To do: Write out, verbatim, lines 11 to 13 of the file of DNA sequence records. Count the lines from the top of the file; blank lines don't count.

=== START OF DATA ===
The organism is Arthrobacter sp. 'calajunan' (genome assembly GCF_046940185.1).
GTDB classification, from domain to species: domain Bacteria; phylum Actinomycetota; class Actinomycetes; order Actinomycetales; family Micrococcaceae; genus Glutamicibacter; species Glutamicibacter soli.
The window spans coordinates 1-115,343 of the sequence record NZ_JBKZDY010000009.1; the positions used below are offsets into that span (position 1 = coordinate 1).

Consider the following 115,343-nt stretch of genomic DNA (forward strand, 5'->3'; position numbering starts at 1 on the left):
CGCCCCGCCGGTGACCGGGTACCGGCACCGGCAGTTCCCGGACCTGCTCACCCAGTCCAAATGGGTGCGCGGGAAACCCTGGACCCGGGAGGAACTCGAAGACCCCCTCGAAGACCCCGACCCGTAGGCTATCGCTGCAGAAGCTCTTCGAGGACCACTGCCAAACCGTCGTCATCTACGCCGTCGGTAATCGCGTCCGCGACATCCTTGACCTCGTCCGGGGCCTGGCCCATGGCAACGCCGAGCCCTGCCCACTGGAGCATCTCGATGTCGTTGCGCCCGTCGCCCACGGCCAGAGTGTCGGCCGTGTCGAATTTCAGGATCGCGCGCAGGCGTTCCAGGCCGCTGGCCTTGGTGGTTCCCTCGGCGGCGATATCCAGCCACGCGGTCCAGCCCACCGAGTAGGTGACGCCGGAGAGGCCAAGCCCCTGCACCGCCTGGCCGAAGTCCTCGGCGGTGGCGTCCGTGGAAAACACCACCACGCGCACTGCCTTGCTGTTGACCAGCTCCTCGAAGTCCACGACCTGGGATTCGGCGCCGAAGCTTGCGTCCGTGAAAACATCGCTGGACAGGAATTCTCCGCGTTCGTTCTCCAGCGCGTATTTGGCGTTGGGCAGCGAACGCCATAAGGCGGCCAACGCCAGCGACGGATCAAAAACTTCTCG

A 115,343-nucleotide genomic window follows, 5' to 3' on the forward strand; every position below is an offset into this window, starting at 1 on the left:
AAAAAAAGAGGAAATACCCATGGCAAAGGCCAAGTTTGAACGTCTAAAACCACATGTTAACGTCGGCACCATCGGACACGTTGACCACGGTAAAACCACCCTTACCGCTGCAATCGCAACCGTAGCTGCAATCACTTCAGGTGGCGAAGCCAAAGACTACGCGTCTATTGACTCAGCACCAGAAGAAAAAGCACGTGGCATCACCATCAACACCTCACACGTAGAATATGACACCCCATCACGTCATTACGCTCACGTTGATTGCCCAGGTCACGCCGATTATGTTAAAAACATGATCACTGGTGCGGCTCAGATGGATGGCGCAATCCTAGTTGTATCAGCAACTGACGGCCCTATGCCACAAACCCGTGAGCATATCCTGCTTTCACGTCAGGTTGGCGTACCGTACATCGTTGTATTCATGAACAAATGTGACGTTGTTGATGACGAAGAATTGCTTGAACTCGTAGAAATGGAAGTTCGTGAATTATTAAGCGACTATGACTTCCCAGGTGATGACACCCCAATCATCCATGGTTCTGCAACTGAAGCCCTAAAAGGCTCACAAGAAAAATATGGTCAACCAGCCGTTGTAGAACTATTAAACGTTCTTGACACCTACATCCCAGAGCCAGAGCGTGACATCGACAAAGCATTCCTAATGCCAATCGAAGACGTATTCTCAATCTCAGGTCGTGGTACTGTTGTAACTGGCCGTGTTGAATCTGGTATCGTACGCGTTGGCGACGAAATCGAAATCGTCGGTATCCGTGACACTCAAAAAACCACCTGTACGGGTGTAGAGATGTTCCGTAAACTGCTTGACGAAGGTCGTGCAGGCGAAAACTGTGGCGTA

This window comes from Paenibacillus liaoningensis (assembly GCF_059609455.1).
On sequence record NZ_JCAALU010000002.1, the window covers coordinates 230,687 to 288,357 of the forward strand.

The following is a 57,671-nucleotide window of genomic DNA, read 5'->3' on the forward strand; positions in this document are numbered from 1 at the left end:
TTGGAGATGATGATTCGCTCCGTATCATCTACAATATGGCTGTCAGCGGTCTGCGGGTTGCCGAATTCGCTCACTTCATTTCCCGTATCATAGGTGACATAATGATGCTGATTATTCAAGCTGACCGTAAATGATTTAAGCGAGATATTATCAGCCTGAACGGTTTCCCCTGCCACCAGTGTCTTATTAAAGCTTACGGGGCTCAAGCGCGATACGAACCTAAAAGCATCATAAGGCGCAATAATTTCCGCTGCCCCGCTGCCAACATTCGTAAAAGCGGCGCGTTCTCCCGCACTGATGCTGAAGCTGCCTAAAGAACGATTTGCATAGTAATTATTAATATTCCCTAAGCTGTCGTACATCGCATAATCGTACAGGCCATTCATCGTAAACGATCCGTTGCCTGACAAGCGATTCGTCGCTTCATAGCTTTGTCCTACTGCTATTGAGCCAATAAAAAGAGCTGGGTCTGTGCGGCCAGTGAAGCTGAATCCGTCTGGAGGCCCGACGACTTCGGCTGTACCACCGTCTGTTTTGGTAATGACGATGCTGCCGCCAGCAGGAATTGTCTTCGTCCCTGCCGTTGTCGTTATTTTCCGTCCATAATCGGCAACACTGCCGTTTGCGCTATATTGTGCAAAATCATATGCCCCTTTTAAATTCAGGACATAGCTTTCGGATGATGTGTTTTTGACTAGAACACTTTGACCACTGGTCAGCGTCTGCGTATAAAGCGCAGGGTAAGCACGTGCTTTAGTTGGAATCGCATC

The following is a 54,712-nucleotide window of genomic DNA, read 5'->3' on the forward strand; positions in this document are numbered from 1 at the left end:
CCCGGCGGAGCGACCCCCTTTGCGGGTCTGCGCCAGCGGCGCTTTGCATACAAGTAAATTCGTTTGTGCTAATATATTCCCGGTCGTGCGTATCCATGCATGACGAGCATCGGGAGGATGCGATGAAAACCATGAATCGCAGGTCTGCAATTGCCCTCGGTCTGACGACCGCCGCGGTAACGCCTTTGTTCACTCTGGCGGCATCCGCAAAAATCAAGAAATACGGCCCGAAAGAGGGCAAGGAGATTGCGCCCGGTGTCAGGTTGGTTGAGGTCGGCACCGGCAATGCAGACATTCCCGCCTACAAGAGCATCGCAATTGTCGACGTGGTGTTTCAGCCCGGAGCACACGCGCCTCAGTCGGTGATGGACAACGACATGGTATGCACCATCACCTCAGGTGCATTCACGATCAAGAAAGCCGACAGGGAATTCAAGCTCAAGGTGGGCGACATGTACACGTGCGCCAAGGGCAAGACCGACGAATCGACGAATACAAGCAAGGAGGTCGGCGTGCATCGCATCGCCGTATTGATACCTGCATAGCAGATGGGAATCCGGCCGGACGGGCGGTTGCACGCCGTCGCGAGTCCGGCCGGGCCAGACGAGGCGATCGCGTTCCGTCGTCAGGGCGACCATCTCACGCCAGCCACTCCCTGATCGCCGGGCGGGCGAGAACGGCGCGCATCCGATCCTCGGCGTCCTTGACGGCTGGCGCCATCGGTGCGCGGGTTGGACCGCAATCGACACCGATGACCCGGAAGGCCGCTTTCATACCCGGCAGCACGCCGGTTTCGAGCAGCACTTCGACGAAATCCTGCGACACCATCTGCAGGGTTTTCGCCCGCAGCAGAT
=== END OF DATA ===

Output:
TTGGAGATGATGATTCGCTCCGTATCATCTACAATATGGCTGTCAGCGGTCTGCGGGTTGCCGAATTCGCTCACTTCATTTCCCGTATCATAGGTGACATAATGATGCTGATTATTCAAGCTGACCGTAAATGATTTAAGCGAGATATTATCAGCCTGAACGGTTTCCCCTGCCACCAGTGTCTTATTAAAGCTTACGGGGCTCAAGCGCGATACGAACCTAAAAGCATCATAAGGCGCAATAATTTCCGCTGCCCCGCTGCCAACATTCGTAAAAGCGGCGCGTTCTCCCGCACTGATGCTGAAGCTGCCTAAAGAACGATTTGCATAGTAATTATTAATATTCCCTAAGCTGTCGTACATCGCATAATCGTACAGGCCATTCATCGTAAACGATCCGTTGCCTGACAAGCGATTCGTCGCTTCATAGCTTTGTCCTACTGCTATTGAGCCAATAAAAAGAGCTGGGTCTGTGCGGCCAGTGAAGCTGAATCCGTCTGGAGGCCCGACGACTTCGGCTGTACCACCGTCTGTTTTGGTAATGACGATGCTGCCGCCAGCAGGAATTGTCTTCGTCCCTGCCGTTGTCGTTATTTTCCGTCCATAATCGGCAACACTGCCGTTTGCGCTATATTGTGCAAAATCATATGCCCCTTTTAAATTCAGGACATAGCTTTCGGATGATGTGTTTTTGACTAGAACACTTTGACCACTGGTCAGCGTCTGCGTATAAAGCGCAGGGTAAGCACGTGCTTTAGTTGGAATCGCATC

The following is a 54,712-nucleotide window of genomic DNA, read 5'->3' on the forward strand; positions in this document are numbered from 1 at the left end:
CCCGGCGGAGCGACCCCCTTTGCGGGTCTGCGCCAGCGGCGCTTTGCATACAAGTAAATTCGTTTGTGCTAATATATTCCCGGTCGTGCGTATCCATGCATGACGAGCATCGGGAGGATGCGATGAAAACCATGAATCGCAGGTCTGCAATTGCCCTCGGTCTGACGACCGCCGCGGTAACGCCTTTGTTCACTCTGGCGGCATCCGCAAAAATCAAGAAATACGGCCCGAAAGAGGGCAAGGAGATTGCGCCCGGTGTCAGGTTGGTTGAGGTCGGCACCGGCAATGCAGACATTCCCGCCTACAAGAGCATCGCAATTGTCGACGTGGTGTTTCAGCCCGGAGCACACGCGCCTCAGTCGGTGATGGACAACGACATGGTATGCACCATCACCTCAGGTGCATTCACGATCAAGAAAGCCGACAGGGAATTCAAGCTCAAGGTGGGCGACATGTACACGTGCGCCAAGGGCAAGACCGACGAATCGACGAATACAAGCAAGGAGGTCGGCGTGCATCGCATCGCCGTATTGATACCTGCATAGCAGATGGGAATCCGGCCGGACGGGCGGTTGCACGCCGTCGCGAGTCCGGCCGGGCCAGACGAGGCGATCGCGTTCCGTCGTCAGGGCGACCATCTCACGCCAGCCACTCCCTGATCGCCGGGCGGGCGAGAACGGCGCGCATCCGATCCTCGGCGTCCTTGACGGCTGGCGCCATCGGTGCGCGGGTTGGACCGCAATCGACACCGATGACCCGGAAGGCCGCTTTCATACCCGGCAGCACGCCGGTTTCGAGCAGCACTTCGACGAAATCCTGCGACACCATCTGCAGGGTTTTCGCCCGCAGCAGAT